852.75 National Telephone Co./72: Telegram
The Ambassador in Spain (Laughlin) to the Secretary of State
[Received 6:40 p.m.]
102. The following is translation of text of reply just received from Minister for Foreign Affairs, No. 231 of even date:
“This Ministry has duly received the note, No. 580 of November 23, 1932, of the Embassy in the worthy charge of Your Excellency by which, in accordance with instructions from your Government, Your Excellency submitted its formal protest against any act that might cause grave prejudice to an investment of great importance of American capital, such as would result—so Your Excellency affirms—from the bill awaiting decision in the Cortes relative to the contract between the National Telephone Company of Spain and the Spanish State.
From the moment in which the matter referred to in Your Excellency’s note acquired a parliamentary status the Government of the Republic has accorded it all the attention which it merits. The Government considers that it treats of a question of domestic character which has arisen between the Spanish State and a Spanish company in whose charge a public service of general interest is conducted.
The Government, with due regard to the sovereignty of the Cortes and conscious at the same time of its duties and responsibilities, has followed the developments of this matter in order to guide it towards a solution which, by joint examination by both parties, may permit the undertaking of a revision of the contract, introducing those modifications which would eliminate from it what is regarded as onerous and derogatory to the national interests and contrary to Spanish legislation.
The Government of the Republic has now examined the note to which I have above referred, the verbal representations made by Your Excellency to the President of the Council of Ministers, as well as the statements contained in a memorandum that Your Excellency was pleased to hand him, and it hopes confidently that the solution which it had foreseen and which it considers feasible will be such as to dissipate any anxiety which the Government of the United States might feel for the interests of its nationals in connection with the [Page 574] Spanish telephone company. It feels all the more confidence by virtue of the fact that in the memorandum of Your Excellency it is indicated that the Government of the United States would not consider a solution of this character unacceptable.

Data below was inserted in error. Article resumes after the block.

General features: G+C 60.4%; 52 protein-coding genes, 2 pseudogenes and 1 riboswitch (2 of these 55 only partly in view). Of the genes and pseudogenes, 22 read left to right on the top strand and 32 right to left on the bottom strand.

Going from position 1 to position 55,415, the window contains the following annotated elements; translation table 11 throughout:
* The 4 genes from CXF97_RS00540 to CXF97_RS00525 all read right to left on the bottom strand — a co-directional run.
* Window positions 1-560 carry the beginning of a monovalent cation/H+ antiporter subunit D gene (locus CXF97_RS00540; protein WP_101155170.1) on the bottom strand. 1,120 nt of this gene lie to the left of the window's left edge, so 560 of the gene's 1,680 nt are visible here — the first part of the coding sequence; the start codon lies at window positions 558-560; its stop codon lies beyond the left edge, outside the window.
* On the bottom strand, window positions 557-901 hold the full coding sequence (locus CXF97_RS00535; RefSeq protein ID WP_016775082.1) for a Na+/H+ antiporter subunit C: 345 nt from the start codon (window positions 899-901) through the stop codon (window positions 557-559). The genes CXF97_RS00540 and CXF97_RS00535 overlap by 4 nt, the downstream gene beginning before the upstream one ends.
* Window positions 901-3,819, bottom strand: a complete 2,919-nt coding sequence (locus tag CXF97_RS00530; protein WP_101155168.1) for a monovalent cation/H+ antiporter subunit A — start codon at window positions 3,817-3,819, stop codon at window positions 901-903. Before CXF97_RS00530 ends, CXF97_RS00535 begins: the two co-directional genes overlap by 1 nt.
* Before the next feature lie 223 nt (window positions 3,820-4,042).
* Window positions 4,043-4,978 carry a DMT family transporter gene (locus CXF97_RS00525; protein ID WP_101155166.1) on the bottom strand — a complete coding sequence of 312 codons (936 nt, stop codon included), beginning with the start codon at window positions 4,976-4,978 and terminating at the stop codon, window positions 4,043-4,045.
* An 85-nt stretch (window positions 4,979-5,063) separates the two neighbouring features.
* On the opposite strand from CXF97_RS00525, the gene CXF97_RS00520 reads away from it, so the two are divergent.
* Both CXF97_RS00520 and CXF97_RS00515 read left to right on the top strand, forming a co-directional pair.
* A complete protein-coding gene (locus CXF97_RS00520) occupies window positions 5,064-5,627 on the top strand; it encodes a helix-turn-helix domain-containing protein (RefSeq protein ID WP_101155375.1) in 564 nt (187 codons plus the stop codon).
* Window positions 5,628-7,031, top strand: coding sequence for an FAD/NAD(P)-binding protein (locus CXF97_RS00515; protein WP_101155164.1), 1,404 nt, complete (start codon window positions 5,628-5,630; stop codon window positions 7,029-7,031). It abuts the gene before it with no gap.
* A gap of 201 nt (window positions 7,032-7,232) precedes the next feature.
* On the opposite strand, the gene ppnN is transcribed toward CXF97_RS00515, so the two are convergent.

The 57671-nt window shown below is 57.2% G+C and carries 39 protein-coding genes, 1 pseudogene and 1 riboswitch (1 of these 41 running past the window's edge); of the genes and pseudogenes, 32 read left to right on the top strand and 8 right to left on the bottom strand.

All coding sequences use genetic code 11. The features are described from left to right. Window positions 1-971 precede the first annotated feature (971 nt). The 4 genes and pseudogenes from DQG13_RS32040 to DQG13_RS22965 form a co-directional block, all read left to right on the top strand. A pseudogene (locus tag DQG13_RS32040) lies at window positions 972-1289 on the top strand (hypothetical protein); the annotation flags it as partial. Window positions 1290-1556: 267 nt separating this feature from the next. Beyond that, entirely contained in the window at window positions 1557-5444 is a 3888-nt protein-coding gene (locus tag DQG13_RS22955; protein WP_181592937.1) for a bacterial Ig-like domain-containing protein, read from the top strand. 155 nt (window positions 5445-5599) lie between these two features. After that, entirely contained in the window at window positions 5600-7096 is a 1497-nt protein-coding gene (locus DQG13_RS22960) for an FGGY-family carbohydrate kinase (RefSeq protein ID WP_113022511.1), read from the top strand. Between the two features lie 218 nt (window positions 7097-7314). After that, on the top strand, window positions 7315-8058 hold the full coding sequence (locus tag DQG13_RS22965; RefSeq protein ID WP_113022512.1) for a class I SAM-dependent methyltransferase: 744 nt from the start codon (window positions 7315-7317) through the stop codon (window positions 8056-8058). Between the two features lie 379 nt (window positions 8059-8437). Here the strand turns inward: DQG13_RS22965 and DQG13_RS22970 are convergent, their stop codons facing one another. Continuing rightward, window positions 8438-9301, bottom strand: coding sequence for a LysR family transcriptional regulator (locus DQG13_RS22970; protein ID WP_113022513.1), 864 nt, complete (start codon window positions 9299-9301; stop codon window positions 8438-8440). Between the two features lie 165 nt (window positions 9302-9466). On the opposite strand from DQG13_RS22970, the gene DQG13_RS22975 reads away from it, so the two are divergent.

I avail, et cetera.”
The passage in my memorandum referred to in the last paragraph is as follows:
“My Government of course could not regard as unacceptable an arrangement for the revision of the contract by mutual agreement between the Spanish State and the telephone company which would preserve their respective interests; but on the other hand, unilateral action against the company would certainly lead my Government to consider measures for the protection of the American interests involved.”
My comments follow.39
- Not printed.↩